To rig or not to rig an election
Jul 18, 2018
In October of 2016 President Obama said that it was ridiculous to think that anyone could rig the elections.
President Barack Obama said “no serious person” could rig an election in the U.S. while at a joint press conference with Italian Prime Minister Matteo Renzi.
Obama is responding to comments from Republican presidential nominee Donald Trump, whereby he expressed worries of the democratic process being undermined.
“I’ve never seen in my lifetime or in modern political history any presidential candidate trying to discredit the elections and the election process before votes have even taken place,” Obama said.
How’s that for a twist! Obama didn’t think the voting machines could be rigged; Trump did.
Since voting machines are now computerized, who is to say that those computers cannot be hacked? I have yet to meet an unhackable computer. Even military computers have been hacked at various times, and presumably, their systems are among the most secure.
Perhaps the ex-president had failed to read the New York Times Magazine article from 2011 entitled, The Myth of the Hacker-Proof Voting Machine. Or he forgot it. Or he was just lying. The article concludes this way:
In the 15 years since electronic voting machines were first adopted by many states, numerous reports by computer scientists have shown nearly every make and model to be vulnerable to hacking. The systems were not initially designed with robust security in mind, and even where security features were included, experts have found them to be poorly implemented with glaring holes.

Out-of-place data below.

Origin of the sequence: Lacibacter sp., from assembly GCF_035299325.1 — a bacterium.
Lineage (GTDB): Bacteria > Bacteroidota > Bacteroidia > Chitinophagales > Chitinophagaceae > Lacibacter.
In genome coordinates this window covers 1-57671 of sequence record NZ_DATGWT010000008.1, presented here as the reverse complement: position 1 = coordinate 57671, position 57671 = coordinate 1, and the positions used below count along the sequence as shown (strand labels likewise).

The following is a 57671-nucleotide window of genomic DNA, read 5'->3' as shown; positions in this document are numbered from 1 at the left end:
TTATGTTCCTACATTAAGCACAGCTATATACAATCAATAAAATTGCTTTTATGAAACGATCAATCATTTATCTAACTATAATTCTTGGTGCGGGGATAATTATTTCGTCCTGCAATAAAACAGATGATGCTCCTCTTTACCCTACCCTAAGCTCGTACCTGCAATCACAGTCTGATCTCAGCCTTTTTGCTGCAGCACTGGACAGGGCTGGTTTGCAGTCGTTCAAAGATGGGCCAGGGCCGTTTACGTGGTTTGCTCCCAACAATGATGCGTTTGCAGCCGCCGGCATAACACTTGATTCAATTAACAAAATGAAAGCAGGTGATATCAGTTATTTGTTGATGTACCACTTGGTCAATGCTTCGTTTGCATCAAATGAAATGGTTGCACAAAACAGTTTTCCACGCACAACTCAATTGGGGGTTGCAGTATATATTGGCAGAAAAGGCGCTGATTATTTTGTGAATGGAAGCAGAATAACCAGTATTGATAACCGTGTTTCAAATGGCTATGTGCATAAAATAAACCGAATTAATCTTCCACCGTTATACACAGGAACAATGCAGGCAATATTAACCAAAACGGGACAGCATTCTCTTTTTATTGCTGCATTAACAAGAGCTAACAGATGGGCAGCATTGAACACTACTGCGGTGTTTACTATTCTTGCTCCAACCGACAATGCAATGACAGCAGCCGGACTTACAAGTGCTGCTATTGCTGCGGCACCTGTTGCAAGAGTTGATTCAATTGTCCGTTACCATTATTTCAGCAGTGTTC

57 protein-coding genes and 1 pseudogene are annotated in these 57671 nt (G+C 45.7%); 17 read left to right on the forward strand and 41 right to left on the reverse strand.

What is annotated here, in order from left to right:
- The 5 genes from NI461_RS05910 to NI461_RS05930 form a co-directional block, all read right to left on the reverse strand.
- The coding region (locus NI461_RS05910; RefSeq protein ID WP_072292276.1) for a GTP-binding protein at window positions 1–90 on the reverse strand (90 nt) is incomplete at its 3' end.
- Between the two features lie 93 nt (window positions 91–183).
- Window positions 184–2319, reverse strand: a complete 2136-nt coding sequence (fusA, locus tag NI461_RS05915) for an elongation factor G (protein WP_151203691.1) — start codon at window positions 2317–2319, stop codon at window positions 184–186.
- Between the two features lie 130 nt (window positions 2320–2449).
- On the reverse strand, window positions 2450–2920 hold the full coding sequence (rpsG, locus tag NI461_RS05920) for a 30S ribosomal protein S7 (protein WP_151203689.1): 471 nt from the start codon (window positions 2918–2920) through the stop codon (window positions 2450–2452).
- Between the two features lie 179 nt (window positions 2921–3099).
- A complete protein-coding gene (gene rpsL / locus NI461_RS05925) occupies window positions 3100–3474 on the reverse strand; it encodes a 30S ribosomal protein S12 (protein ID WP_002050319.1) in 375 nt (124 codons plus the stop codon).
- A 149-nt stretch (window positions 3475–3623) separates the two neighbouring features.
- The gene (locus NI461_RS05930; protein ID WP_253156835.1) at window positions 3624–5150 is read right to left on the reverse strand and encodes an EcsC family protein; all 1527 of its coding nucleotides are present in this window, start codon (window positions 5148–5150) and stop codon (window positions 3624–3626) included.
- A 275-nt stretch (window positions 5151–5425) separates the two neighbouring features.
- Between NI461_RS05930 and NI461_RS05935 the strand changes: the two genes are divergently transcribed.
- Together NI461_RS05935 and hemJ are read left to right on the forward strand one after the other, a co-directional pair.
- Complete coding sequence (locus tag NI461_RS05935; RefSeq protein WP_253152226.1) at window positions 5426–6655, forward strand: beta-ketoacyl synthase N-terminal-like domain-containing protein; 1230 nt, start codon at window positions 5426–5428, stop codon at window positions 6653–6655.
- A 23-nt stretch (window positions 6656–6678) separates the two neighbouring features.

Then there is this article that just came out, saying,
The nation's top voting machine maker has admitted in a letter to a federal lawmaker that the company installed remote-access software on election-management systems it sold over a period of six years, raising questions about the security of those systems and the integrity of elections that were conducted with them.
In a letter sent to Sen. Ron Wyden (D-OR) in April and obtained recently by Motherboard, Election Systems and Software acknowledged that it had "provided pcAnywhere remote connection software … to a small number of customers between 2000 and 2006," which was installed on the election-management system ES&S sold them.
In a weblog on October 9, 2010 I published a testimony from a former NASA computer programmer was given before Congress. He says he had been approached by Congressman Tom Feeney (R-FL) to write a software program to rig the voting machines and that he had done so. He said he delivered it to the congressman. It was the programmer’s opinion the rigging had already taken place in the 2000 election. He also said that it would probably be impossible for anyone to tell that the voting machine had been rigged unless you compared the votes with the polls.
It appears then that the democratic process has already been undermined. The voting process is rigged unless someone has the power to stop it. Obama should be better informed before he declares that vote-rigging is impossible.
And by the way, the problem is not the Russian hackers. The problem is the Deep State hackers within our own government.